This Black Lives Matter PSA Is So, So Important
Alicia Keys, Beyoncé, Rihanna, Taraji P. Henson, Chris Rock, and Lenny Kravitz are just some of the celebrities who have joined the intense, yet emotional outcry for equality in the fight against racial injustice in America. In a PSA video posted on Mic in connection with the We Are Here movement, 25 celebrities named ordinary and seemingly mundane acts that could get you killed in the United States if you were born black — along with the name of a victim who has actually been killed because of the act named. In the wake of two horrific weeks which included two black men, Alton Sterling and Philando Castile, killed by police officers, celebrities are using their voices and calling attention to racism and police brutality.
The long list that includes selling CDs outside of a supermarket, calling for help after a car accident, driving with a broken brake light, attending a Bible study class, walking up the stairwell of your apartment building, making eye contact, and merely laughing are all named by these high-profile celebrities as the uneventful but everyday activities that resulted in the deaths of more than 23 black individuals at the hands of police officers.
Relentless activist Keys speaks at the end of the video, saying, "The time for change is now. We demand radical transformation to heal the long history of systemic racism so that all Americans have the equal right to live and pursue happiness." The nearly three minute clip also urges viewers to sign a petition urging President Obama and Congress to take action against police brutality.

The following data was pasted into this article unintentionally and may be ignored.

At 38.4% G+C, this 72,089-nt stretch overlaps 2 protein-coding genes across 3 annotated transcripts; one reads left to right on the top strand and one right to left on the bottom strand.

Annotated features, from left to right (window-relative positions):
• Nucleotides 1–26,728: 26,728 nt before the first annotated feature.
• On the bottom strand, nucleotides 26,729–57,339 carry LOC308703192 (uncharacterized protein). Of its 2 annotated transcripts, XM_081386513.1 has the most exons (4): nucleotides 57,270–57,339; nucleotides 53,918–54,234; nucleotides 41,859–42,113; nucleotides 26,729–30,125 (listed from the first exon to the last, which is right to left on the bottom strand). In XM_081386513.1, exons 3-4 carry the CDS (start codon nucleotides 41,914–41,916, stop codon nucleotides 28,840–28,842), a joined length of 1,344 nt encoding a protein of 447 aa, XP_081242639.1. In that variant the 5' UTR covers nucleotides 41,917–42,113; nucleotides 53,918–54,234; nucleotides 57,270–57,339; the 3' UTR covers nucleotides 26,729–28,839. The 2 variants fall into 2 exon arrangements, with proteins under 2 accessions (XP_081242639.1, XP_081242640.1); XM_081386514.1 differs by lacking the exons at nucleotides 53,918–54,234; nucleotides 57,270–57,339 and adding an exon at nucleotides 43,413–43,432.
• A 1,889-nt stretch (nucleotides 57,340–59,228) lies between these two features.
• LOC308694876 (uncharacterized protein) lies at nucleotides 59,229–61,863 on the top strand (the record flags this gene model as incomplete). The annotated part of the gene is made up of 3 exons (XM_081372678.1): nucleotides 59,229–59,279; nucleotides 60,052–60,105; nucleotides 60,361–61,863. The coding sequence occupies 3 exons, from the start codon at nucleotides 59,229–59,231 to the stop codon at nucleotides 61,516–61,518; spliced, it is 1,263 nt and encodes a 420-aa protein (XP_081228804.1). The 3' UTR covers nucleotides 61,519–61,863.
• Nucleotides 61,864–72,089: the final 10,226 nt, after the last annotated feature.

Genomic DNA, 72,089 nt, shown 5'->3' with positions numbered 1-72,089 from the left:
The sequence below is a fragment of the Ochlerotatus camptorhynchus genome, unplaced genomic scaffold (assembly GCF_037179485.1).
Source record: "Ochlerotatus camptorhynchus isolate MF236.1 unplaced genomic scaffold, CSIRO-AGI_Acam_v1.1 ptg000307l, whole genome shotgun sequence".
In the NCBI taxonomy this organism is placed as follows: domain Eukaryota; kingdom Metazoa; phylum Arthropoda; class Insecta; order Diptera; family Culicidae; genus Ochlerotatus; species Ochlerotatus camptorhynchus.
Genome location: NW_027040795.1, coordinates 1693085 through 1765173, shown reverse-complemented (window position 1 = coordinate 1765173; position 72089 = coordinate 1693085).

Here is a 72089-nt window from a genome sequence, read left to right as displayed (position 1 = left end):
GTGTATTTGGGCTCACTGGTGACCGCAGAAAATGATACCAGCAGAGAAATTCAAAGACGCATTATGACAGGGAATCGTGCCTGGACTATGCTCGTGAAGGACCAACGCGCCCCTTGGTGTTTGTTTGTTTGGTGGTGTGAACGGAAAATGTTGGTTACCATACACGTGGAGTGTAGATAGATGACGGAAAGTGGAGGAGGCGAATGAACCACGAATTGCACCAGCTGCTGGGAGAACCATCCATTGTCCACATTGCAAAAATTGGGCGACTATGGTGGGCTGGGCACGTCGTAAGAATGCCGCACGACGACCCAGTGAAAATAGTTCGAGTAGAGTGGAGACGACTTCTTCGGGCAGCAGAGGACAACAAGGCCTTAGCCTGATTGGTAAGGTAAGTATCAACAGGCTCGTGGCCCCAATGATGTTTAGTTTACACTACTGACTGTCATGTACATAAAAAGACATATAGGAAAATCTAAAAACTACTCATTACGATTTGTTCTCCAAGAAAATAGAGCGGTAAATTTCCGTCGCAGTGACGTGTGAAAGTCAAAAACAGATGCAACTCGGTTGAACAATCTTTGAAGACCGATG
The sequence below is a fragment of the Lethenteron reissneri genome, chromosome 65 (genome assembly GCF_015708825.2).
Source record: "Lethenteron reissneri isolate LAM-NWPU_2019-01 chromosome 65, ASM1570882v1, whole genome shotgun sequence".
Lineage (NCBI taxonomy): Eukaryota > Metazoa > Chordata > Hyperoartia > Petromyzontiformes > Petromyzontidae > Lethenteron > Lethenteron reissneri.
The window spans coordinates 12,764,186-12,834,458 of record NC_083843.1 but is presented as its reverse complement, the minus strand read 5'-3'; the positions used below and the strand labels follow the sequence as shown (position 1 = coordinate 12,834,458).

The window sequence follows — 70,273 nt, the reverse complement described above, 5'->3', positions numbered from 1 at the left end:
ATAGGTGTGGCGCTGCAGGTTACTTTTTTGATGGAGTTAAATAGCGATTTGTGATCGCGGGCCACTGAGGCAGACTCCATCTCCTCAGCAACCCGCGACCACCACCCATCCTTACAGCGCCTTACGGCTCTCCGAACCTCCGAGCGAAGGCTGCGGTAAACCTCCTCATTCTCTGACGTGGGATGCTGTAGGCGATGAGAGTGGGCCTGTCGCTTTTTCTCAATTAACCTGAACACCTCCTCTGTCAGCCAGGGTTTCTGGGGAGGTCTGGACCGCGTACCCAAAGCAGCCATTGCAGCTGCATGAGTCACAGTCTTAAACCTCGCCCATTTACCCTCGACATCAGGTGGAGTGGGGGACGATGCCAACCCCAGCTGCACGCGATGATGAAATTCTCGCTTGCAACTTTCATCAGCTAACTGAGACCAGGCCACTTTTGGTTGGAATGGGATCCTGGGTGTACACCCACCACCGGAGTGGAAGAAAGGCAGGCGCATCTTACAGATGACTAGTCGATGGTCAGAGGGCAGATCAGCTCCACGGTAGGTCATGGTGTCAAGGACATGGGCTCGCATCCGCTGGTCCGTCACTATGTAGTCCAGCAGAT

The video not only encourages others to take a stand against injustice in America, but it brings to the forefront a frightening and all-too-common occurrence. Here in the United States, it's easy to forget how dangerous complacency is — and what is even more grimacing is how easily we accept that driving in a car with your girlfriend while your child is in the backseat is suddenly punishable by death. This kind of powerful movement incites compassion and solidarity in the ever-changing landscape of America, but most importantly, it places the strength back into our hands to right the wrongs of the broken system.
Because, as Bustle's own Brianna Cox writes,
When you’re black, it doesn’t matter if your name is biblical or stereotypically black, it doesn’t matter how you speak, your college admissions status, the way you dress, or the good you’ve done in the world. If only one person implies you’re belligerent, scary, large, or dangerous, that reputation will stick. And your murder, regardless of how unnecessary it was, will be justified.
— and we must change this.